In 2009, Sarah Gray found out during a routine ultrasound that one of the twins she was carrying had anencephaly, a fatal genetic condition where the brain and skull don't fully develop. After his death, she and her husband donated Thomas’s organs and tissues and since then, have been tracking how they've been used. Read more

Looking to Ancient Symbionts for New Cancer Therapies

October 26, 2015 // Comments Mitochondria Courtesy NICHD

Talk about a eureka moment: Andrea Facciabene, PhD, a research assistant professor of Obstetrics and Gynecology, was taking a walk one day on the Penn campus when it hit him: What do we really need to make immunotherapy a reality for everybody? The answer, he thought, was in the mitochondria,... Read more

Translation Starts at the Bench for Penn Fellow (VIDEO)

October 19, 2015 // Comments Pipette Fume Hood PP 2015

For postdoctoral fellow Kristen Pauken, PhD, what “gets her up in the morning” are the cancer immunology experiments she is conducting alongside her mentor John Wherry, PhD, director of the Institute for Immunology at the Perelman School of Medicine. His lab concentrates on getting a better handle on what makes... Read more

How Entropy Affects Drug Design

September 30, 2015 // Comments Dutton Entropic Boltzman_PLD_crop

Entropic Botzmann by Les Dutton, PhD How could entropy, the basis of the second law of thermodynamics -- or simply put, the measure of disorder in a system -- have anything to do with medicine, a seemingly orderly discipline? Ask Kim Sharp, PhD, an associate professor of Biochemistry and Biophysics,... Read more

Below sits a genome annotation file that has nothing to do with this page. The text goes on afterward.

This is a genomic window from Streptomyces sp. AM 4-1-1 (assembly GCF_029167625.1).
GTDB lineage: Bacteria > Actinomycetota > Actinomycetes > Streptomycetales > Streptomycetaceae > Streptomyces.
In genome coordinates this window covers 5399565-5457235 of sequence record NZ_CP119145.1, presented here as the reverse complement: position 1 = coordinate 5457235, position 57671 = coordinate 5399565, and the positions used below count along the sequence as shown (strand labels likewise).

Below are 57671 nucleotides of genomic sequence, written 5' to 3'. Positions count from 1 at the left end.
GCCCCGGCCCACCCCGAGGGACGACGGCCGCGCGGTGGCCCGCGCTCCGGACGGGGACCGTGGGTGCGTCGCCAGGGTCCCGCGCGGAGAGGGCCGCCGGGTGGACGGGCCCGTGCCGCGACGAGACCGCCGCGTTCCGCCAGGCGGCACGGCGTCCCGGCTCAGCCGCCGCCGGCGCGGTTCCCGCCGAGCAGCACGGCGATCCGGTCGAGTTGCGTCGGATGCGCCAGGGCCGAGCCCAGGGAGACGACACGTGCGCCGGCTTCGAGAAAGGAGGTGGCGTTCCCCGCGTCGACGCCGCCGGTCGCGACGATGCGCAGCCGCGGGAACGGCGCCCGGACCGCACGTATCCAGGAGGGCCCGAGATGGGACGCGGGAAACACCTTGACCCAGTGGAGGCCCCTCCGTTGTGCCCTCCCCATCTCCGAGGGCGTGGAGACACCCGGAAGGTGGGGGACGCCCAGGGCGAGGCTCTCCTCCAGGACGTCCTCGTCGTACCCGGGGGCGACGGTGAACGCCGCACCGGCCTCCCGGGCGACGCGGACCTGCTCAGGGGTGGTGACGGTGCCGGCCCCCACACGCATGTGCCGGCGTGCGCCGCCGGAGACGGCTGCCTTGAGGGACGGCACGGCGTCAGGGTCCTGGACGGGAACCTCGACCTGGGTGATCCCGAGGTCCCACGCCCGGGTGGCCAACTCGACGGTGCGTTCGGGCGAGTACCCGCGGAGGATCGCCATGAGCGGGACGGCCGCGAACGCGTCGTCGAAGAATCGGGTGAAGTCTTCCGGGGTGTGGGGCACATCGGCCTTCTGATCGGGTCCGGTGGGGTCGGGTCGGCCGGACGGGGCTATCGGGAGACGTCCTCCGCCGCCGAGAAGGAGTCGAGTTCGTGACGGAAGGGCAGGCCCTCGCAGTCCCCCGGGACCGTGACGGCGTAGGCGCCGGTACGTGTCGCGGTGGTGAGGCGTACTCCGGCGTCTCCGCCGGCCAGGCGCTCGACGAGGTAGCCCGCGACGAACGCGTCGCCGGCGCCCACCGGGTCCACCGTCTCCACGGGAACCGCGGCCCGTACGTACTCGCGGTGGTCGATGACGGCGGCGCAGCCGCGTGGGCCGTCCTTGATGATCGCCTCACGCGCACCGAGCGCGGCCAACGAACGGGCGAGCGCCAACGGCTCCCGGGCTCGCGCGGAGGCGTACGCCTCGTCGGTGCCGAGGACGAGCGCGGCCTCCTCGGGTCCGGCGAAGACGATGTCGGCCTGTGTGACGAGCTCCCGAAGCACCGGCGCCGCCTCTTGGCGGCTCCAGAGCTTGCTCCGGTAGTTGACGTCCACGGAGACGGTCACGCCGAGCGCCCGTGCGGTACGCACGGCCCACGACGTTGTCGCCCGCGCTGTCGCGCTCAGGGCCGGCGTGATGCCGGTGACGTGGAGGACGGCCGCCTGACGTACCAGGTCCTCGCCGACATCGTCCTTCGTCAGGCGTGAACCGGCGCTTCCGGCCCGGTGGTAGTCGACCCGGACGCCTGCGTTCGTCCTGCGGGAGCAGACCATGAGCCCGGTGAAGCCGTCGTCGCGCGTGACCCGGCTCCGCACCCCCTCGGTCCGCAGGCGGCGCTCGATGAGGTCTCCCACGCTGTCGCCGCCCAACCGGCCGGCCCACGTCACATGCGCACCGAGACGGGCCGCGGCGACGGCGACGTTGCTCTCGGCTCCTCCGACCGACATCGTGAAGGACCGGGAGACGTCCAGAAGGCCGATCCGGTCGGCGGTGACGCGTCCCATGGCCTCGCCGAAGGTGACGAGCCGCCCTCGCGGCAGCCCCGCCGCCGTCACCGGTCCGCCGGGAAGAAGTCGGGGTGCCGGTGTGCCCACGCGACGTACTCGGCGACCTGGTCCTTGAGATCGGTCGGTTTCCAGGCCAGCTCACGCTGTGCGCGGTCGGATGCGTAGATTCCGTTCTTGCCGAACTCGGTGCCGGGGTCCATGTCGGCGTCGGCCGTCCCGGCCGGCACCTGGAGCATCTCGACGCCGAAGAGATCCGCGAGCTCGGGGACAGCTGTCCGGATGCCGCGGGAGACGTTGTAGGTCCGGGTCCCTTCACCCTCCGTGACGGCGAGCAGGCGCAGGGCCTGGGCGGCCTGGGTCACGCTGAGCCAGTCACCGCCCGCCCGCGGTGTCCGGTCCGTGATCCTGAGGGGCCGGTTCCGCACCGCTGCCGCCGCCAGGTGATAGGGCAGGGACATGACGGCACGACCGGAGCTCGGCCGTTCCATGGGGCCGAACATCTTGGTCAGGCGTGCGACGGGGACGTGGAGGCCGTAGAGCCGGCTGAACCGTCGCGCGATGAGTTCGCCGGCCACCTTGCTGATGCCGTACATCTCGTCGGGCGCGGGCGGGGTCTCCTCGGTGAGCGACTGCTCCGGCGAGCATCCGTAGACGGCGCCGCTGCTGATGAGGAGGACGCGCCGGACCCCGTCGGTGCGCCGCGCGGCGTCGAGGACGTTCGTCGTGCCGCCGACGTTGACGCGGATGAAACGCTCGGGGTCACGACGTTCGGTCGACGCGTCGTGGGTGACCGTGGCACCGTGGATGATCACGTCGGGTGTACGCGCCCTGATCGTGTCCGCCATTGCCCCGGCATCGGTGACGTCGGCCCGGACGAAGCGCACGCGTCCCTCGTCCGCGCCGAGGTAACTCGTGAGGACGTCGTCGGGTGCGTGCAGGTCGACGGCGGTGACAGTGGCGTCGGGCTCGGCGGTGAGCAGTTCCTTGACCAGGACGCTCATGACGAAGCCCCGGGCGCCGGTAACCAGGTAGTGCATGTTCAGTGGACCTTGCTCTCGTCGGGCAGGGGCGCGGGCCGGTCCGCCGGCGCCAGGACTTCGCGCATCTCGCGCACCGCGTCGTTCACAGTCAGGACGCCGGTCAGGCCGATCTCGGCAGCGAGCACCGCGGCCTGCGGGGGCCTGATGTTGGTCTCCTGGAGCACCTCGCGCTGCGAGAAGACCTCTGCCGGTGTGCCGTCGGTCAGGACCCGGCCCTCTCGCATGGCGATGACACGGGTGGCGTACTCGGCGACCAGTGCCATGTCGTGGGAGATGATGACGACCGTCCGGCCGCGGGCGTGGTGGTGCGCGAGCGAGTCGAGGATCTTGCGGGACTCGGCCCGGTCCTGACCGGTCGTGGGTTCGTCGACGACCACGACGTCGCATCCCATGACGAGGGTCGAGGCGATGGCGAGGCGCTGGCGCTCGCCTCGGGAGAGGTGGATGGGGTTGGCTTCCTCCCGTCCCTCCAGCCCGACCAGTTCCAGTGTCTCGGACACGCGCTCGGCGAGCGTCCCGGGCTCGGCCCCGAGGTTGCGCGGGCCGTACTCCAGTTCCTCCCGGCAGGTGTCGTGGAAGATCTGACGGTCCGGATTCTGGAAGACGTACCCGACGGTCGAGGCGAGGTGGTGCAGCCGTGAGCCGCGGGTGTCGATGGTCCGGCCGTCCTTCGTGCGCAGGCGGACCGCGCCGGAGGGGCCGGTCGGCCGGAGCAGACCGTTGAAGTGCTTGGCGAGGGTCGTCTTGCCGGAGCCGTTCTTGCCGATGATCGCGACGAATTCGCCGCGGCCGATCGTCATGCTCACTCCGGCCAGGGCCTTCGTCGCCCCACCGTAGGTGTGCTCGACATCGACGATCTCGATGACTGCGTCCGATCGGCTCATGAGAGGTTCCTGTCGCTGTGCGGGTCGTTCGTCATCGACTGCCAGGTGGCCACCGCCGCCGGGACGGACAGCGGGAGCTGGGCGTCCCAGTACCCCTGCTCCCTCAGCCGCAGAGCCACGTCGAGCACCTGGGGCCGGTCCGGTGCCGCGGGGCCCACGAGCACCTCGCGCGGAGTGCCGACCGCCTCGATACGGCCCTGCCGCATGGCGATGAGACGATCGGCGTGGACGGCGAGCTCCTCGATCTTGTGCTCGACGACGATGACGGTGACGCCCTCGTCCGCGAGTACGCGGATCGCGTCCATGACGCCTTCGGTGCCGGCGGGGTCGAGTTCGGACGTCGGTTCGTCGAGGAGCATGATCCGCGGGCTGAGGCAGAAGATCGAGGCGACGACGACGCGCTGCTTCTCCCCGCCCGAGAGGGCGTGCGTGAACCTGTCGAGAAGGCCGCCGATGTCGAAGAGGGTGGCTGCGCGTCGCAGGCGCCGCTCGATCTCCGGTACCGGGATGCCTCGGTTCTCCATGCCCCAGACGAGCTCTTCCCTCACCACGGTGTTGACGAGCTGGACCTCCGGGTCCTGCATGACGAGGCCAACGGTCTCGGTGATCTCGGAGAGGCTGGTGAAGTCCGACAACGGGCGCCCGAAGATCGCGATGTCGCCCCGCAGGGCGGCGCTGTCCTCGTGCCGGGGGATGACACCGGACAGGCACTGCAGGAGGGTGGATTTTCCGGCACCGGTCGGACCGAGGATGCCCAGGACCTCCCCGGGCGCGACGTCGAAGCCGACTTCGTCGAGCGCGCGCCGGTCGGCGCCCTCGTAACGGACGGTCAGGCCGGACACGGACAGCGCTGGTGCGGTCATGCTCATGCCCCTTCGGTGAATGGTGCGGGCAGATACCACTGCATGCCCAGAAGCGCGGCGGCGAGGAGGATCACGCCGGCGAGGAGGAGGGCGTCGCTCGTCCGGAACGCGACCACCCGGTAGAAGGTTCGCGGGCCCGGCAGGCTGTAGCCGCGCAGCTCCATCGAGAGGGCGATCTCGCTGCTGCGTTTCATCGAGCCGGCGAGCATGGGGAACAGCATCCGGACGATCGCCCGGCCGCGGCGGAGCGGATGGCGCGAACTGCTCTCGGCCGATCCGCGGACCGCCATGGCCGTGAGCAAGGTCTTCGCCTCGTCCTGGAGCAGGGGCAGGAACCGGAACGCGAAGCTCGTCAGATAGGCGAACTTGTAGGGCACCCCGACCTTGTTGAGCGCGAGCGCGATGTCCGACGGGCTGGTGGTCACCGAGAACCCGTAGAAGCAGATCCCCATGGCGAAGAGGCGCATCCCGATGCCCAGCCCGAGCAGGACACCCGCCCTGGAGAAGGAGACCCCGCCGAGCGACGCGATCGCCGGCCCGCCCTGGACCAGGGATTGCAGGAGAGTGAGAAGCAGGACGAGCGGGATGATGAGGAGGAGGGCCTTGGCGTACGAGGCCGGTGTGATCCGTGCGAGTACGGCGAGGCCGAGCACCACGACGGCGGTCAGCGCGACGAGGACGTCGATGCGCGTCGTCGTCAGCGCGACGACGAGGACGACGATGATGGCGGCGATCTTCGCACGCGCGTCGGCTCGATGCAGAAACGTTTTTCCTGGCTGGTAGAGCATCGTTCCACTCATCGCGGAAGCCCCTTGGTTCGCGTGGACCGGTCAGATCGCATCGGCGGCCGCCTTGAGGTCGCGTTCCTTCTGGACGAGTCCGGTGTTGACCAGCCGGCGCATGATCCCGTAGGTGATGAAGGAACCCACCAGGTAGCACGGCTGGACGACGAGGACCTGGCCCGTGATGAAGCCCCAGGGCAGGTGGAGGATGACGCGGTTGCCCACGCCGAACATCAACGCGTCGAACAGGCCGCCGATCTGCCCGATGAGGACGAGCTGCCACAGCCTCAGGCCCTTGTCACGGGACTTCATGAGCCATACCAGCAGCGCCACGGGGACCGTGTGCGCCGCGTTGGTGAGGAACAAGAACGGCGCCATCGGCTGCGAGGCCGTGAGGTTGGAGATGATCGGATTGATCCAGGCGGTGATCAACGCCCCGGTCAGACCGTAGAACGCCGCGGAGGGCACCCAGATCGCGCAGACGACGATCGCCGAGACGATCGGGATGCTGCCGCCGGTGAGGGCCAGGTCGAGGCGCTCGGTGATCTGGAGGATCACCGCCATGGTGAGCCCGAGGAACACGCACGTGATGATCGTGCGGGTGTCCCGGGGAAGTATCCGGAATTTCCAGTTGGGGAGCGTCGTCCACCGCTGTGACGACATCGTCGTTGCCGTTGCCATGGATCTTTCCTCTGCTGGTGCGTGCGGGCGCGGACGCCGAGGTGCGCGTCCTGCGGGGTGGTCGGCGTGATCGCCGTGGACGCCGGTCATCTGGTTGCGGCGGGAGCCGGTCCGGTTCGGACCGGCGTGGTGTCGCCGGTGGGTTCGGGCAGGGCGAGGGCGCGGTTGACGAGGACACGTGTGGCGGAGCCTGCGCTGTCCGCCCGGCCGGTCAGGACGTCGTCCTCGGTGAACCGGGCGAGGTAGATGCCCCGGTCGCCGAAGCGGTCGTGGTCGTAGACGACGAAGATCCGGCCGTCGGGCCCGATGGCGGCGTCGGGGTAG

Plugging up the Pipeline

September 2, 2015 // Comments Steps Jeremy Levine

Cultivating a career in biomedical research is basically a series of experiential steps: Most times, but not always, it starts with a knack and interest in STEM subjects -- science, technology, engineering and math -- in high school, a relevant major in college, eventually earning a PhD, and securing a... Read more

Using Summertime for a Head Start in the Lab

August 5, 2015 // Comments Summer in the lab pic Aug 2015

Back in 2013, the Penn Medicine News Blog covered then rising high school junior Kareema Dixon, who started her science career, in part, by participating in the BioEYES program developed by Jamie Shuda, EdD, director of Life Science Outreach at the Institute for Regenerative Medicine (IRM). Dixon continued with her... Read more

What's Eating the Erythrocytes?

July 8, 2015 // Comments Red Blood Cell Andrew Mason

In the rare, life-threatening disease called paroxysmal nocturnal hemoglobinuria (PNH), patients are stricken with chronic anemia and blood clots, when the oldest part of the immune system -- known as complement -- turns against its own red blood cells, or erythrocytes. Complement is a network of more than 50 proteins... Read more

A “Hardy Perennial” View of Conflict of Interest

June 12, 2015 // Comments Conflict of interest E Pluribus

Perennials and hope spring eternal. And so it seems does the debate over conflict of interest in academia. The latest deliberations took place last week in the pages of two of the world’s most prestigious medical journals. Three former New England Journal of Medicine (NEJM) editors commented in a British... Read more

FOP Lab and Tooth “Ferry” Family Make Huge Strides at Delaware Marathon Running Festival

May 30, 2015 // Comments FOP Lab Del Maraton group pic May 15

It all started in 2006 when Justin Henke of Middletown, Del., was diagnosed with FOP, short for fibrodysplasia ossificans progressiva, at age 6, shortly after the FOP gene was discovered in the the Center for Research in FOP and Related Disorders by Eileen Shore, PhD, a research professor of Genetics... Read more

2015 Philadelphia Science Festival Recap (Slide Show)

May 15, 2015 // Comments